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    i was wondering if u can calculate the wattage needed for ur computer so ur computer wouldnt be underpowered
     

  5. G L

    G L Don Juan

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    This page will tell you the power cunsumption of an overclocked processor, otherwise refer to the Intel/AMD links to look up the figure. This tool will help with the rest of the system:

    http://www.jscustompcs.com/power_supply/

    Though I believe the DDR consumption may be a bit outdated. You may want to double that...
     
  6. JohnMaclane

    JohnMaclane Ancient Guru

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    thanks G L i hope it can help me with getting the right power supply needed for my new computer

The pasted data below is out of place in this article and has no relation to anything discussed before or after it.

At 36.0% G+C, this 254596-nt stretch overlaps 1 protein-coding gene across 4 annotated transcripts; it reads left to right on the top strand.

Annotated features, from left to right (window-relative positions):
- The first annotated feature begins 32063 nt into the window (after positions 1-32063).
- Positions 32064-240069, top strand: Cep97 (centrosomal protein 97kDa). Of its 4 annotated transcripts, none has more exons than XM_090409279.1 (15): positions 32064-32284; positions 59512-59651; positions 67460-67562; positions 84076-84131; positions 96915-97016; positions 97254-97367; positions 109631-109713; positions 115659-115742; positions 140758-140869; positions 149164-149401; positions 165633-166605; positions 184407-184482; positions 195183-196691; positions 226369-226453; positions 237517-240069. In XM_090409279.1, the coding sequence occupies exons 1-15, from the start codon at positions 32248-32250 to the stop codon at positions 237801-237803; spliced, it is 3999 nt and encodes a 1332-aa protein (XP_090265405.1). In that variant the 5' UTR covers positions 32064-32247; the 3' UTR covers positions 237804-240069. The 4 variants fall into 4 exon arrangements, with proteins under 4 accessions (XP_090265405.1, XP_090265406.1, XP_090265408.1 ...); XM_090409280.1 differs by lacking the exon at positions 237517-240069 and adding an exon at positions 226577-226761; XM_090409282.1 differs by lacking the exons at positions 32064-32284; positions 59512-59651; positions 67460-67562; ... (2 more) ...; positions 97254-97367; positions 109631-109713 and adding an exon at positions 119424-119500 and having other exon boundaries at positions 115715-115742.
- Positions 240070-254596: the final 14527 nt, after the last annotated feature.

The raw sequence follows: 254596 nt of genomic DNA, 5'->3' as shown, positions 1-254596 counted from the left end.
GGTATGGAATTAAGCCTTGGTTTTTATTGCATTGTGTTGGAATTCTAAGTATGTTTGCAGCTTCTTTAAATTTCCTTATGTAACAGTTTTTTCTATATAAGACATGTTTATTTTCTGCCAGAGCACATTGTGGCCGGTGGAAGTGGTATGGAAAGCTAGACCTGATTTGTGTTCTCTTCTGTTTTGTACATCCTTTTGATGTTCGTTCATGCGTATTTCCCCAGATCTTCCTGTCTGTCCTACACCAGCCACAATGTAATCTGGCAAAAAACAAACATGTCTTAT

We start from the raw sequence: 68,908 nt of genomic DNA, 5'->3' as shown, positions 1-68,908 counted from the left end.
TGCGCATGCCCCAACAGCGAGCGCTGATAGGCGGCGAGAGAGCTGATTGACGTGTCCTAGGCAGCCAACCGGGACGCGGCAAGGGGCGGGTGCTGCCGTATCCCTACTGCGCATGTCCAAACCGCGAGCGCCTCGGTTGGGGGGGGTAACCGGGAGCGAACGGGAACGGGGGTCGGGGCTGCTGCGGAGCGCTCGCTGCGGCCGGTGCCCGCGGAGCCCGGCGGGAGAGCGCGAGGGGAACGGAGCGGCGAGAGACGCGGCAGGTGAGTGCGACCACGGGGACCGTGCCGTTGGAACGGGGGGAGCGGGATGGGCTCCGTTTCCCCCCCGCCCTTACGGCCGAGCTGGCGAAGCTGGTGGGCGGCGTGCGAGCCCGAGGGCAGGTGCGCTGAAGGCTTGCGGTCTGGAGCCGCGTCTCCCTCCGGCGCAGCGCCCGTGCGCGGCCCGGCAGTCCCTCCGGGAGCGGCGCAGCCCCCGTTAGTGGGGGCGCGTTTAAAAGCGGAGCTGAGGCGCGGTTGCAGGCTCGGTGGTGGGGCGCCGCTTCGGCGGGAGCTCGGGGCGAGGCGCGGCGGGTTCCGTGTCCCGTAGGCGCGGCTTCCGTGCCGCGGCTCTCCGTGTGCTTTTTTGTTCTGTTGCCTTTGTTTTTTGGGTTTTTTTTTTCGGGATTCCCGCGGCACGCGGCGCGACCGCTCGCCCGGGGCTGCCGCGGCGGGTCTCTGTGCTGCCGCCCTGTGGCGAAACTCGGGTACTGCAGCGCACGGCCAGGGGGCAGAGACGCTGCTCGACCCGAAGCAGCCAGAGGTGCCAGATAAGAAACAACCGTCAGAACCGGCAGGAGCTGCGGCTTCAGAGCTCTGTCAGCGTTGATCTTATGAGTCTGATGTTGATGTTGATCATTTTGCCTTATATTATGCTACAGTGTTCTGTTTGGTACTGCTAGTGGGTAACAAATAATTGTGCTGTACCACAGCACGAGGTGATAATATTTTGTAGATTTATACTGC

7. bigpawlu

    bigpawlu Guest

    hey joe if u need to calculate the power supply u cant just use cpu wattage there are other peripherals like thye mobo case fans which add to the overall wattage needed:D
     
  8. G L

    G L Don Juan

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    Yeah, the link I posted a couple messages ago is a tool that's meant to account for those variables.
     
  9. sak28wa

    sak28wa Guest

    Why worry about if your psu is enough for your sys? save a bit of $ and get one that'll be able to support your needs for the next few years and possible next several systems. I picked up a Enermax EG651P-VE (~550W) psu for about $150 USD.


    Can be found
    HERE!
     
    Last edited by a moderator: Jul 21, 2004
  10. Mrsteve4011

    Mrsteve4011 Master Guru

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    150 for a power supply............dont have that kinda money
     

  11. Jflo22

    Jflo22 Active Member

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    This might sounds stupid, but does anybody know if there is a formula for calculating how much Voltage is needed for certain OC'd CPU's?